Jefferson Adams is a freelance writer living in San Francisco. He has covered Health News for http://Examiner.com, and provided health and medical content for http://Sharecare.com. His work has appeared in Antioch Review, Blue Mesa Review, CALIBAN, Hayden's Ferry Review, Huffington Post, the Mississippi Review, and Slate, among others.
Celiac.com 03/26/2008 - According to the results of a recent study, adults with diet-treated celiac disease show no elevation in anti-avenin IgA by oats. Celiac disease is effectively treated with a gluten-free diet that is free of wheat, rye, barley and related grains. While it is well known that wheat, rye and barley trigger the disease, for decades there has been controversy about the safety of oats.
Recent evidence from a number of studies has supported the idea that oats are safe for people with celiac disease. In several countries, oats are now on the list of safe foods for people with celiac disease. The studies on oats and celiac disease have had various designs, but most have been small, and often with high patient drop-out rates. To date, there has only been a single randomized and double-blinded study measuring the effects of oats on celiac patients. The studies have been nearly unanimous in concluding that consumption of oats is safe to celiac disease patients.
Most of these clinical studies have assessed blood histology in reaction to oats, or measured normalization after patients had been diagnosed with celiac disease and were already following gluten-free diets. Three large studies from Finland have investigated the effect of dietary oats and their influence on antibody levels to wheat gluten and to tissue transglutaminase. Previous studies have shown that people with untreated celiac disease show elevated IgA antibodies in reaction oat avenins. However, only one study on treated celiac disease patients has investigated IgA antibodies to oats.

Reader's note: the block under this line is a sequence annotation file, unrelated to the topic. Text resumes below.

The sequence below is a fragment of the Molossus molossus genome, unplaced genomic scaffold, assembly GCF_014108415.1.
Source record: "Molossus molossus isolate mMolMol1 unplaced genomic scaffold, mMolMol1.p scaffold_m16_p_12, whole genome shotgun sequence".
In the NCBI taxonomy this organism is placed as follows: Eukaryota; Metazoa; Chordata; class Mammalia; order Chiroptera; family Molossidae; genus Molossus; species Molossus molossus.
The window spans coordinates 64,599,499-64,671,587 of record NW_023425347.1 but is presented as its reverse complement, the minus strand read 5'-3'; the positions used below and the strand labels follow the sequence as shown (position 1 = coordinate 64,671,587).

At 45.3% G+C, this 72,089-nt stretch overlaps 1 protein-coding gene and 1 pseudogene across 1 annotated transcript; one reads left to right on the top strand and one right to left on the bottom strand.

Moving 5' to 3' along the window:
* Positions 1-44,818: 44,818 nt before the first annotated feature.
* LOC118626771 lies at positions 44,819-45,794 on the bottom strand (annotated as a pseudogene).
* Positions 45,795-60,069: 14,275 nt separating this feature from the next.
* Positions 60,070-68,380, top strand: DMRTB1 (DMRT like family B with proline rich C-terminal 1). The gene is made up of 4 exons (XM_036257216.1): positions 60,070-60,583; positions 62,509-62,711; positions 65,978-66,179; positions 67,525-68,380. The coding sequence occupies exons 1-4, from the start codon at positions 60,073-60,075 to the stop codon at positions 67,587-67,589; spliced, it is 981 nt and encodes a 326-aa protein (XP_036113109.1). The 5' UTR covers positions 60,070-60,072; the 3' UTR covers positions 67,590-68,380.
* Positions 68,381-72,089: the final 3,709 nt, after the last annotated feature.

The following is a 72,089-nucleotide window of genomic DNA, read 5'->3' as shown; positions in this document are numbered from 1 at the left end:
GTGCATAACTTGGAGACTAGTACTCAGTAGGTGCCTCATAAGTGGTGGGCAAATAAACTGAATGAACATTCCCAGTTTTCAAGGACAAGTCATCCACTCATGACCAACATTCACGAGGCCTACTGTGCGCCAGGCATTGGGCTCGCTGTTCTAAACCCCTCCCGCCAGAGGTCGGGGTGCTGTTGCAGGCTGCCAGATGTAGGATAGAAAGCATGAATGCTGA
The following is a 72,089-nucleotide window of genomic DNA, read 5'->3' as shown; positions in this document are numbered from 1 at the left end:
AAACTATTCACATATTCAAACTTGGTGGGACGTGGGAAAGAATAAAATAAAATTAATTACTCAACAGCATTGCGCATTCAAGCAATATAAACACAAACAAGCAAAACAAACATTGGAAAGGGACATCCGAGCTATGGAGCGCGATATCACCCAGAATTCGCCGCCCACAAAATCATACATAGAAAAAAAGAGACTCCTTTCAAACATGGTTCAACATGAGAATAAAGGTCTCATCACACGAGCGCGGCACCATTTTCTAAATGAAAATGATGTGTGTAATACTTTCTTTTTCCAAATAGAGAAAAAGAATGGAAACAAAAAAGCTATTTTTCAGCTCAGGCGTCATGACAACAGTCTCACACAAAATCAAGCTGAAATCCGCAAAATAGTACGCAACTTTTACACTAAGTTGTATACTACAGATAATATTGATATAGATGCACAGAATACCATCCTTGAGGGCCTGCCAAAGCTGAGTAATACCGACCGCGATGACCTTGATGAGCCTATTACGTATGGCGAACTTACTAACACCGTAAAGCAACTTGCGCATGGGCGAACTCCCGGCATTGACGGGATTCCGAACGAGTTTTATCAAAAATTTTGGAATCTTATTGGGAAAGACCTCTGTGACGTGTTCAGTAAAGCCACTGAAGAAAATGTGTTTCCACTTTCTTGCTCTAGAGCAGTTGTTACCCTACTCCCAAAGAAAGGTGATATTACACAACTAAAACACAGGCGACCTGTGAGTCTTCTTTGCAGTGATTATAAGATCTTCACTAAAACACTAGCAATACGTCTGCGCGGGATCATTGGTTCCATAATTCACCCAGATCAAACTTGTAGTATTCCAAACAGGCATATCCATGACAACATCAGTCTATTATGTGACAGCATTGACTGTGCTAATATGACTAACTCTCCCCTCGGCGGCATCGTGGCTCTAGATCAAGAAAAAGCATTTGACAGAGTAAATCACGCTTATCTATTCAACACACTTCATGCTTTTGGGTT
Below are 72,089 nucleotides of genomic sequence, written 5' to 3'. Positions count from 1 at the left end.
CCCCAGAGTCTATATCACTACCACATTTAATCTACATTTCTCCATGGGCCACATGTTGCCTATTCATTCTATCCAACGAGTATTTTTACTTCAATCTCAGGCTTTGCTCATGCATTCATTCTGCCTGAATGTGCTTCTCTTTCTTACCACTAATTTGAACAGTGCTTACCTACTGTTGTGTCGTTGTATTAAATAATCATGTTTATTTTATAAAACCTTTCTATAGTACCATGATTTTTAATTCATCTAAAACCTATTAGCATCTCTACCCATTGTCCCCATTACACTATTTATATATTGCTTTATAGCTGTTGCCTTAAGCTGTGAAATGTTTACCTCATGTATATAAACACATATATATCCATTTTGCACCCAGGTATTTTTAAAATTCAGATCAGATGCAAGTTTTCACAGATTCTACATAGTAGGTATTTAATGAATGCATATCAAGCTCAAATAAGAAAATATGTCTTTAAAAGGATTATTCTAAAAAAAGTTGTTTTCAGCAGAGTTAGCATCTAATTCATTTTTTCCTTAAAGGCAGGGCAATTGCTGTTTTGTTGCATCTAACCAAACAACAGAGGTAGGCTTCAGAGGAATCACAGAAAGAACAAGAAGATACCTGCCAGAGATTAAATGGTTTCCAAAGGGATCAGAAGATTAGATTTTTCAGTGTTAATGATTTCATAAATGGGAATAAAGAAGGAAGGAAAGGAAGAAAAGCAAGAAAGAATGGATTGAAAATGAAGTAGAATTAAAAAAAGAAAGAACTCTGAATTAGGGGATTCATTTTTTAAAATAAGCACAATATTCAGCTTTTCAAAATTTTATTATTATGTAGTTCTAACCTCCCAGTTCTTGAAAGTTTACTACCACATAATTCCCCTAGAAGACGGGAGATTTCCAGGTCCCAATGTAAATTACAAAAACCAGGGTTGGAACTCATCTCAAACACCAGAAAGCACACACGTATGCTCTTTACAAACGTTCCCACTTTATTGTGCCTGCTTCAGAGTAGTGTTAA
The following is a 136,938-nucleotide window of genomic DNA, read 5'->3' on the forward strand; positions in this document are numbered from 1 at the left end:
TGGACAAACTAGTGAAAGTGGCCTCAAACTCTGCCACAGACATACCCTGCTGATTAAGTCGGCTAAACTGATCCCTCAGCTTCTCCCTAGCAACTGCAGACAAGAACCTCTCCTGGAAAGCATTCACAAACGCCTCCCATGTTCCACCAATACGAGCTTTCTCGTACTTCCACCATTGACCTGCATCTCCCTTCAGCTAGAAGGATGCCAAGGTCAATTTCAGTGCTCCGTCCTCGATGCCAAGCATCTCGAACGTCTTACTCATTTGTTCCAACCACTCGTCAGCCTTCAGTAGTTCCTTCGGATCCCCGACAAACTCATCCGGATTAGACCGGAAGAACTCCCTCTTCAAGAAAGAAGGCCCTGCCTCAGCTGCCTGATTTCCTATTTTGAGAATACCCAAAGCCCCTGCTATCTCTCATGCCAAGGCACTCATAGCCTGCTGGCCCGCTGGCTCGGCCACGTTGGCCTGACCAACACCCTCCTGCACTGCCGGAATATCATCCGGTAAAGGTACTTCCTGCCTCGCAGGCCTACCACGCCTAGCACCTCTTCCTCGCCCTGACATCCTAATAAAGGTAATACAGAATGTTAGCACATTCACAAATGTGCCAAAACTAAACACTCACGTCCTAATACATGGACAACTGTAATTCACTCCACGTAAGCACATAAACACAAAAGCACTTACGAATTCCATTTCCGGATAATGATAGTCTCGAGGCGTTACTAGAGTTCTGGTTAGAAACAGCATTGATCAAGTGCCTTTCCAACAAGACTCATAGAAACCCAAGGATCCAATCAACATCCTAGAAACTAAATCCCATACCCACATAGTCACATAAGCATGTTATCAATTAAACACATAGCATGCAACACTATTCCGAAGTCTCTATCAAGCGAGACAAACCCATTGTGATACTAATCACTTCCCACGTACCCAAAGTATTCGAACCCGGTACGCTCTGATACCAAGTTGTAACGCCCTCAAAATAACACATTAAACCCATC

Researchers know of just three confirmed cases of active celiac disease flaring up again in adults after these people ingested oats, which indicates that intolerance to oats among celiacs may be rare, but also may in fact have some role to play in celiac disease. It also points to the need for clinical monitoring of celiac disease patients who eat oats.
A research team made up of Vigdis Guttormsen, Astrid Løvik, Asta Bye; Jorunn Bratlie, Lars Mørkrid, and Knut E. A. Lundin recently conducted a small study to determine whether treated adult celiac disease patients who ate oats showed elevated levels if IgA. The research team compared blood samples of 136 adult patients with treated celiac disease against 139 controls. The team used ELISA to test the blood samples to measure IgA against oats avenin, wheat gliadin and tissue trans-glutaminase.
Eighty-two of the celiac disease patients had been eating oats as part of their gluten-free diet for 6 months or more. Both the oats-eating and non-oats-eating celiac disease patients showed no significant differences in IgA against oats. However, both groups did show elevated levels of IgA against wheat, oats and tissue tTG compared to healthy controls. The groups also showed a significant positive correlation between anti-avenin and antigliadin IgA (pB0.0001), and between anti-avenin and anti-tissue transglutaminase IgA (p 0.0012).
The researchers concluded that eating oats does not cause increased levels of IgA in adult celiac disease patients on a gluten-free diet. The findings support the notion that most adult celiac disease patients can tolerate oats.
Scandinavian Journal of Gastroenterology, 43:2, 161 - 165.